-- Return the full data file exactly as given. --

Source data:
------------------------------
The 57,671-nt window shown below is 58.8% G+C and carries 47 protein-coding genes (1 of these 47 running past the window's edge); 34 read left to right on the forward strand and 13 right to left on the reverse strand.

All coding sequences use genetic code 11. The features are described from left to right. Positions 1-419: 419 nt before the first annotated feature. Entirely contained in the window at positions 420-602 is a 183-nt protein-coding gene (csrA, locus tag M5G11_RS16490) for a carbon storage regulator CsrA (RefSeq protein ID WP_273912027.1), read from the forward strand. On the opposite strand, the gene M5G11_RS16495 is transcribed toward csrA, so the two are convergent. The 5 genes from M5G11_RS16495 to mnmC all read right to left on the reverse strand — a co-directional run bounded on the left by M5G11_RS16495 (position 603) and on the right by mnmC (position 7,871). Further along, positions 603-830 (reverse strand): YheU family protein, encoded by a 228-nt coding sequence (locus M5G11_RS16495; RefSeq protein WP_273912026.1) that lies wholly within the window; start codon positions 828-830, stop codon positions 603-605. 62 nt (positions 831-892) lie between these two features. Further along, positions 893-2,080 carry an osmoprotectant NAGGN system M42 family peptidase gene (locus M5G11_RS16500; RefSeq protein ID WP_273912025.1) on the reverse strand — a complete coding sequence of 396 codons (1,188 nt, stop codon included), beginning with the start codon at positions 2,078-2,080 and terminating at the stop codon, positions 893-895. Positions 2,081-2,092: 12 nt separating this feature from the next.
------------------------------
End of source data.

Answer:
The 57,671-nt window shown below is 58.8% G+C and carries 47 protein-coding genes (1 of these 47 running past the window's edge); 34 read left to right on the forward strand and 13 right to left on the reverse strand.

All coding sequences use genetic code 11. The features are described from left to right. Positions 1-419: 419 nt before the first annotated feature. Entirely contained in the window at positions 420-602 is a 183-nt protein-coding gene (csrA, locus tag M5G11_RS16490) for a carbon storage regulator CsrA (RefSeq protein ID WP_273912027.1), read from the forward strand. On the opposite strand, the gene M5G11_RS16495 is transcribed toward csrA, so the two are convergent. The 5 genes from M5G11_RS16495 to mnmC all read right to left on the reverse strand — a co-directional run bounded on the left by M5G11_RS16495 (position 603) and on the right by mnmC (position 7,871). Further along, positions 603-830 (reverse strand): YheU family protein, encoded by a 228-nt coding sequence (locus M5G11_RS16495; RefSeq protein WP_273912026.1) that lies wholly within the window; start codon positions 828-830, stop codon positions 603-605. 62 nt (positions 831-892) lie between these two features. Further along, positions 893-2,080 carry an osmoprotectant NAGGN system M42 family peptidase gene (locus M5G11_RS16500; RefSeq protein ID WP_273912025.1) on the reverse strand — a complete coding sequence of 396 codons (1,188 nt, stop codon included), beginning with the start codon at positions 2,078-2,080 and terminating at the stop codon, positions 893-895. Positions 2,081-2,092: 12 nt separating this feature from the next.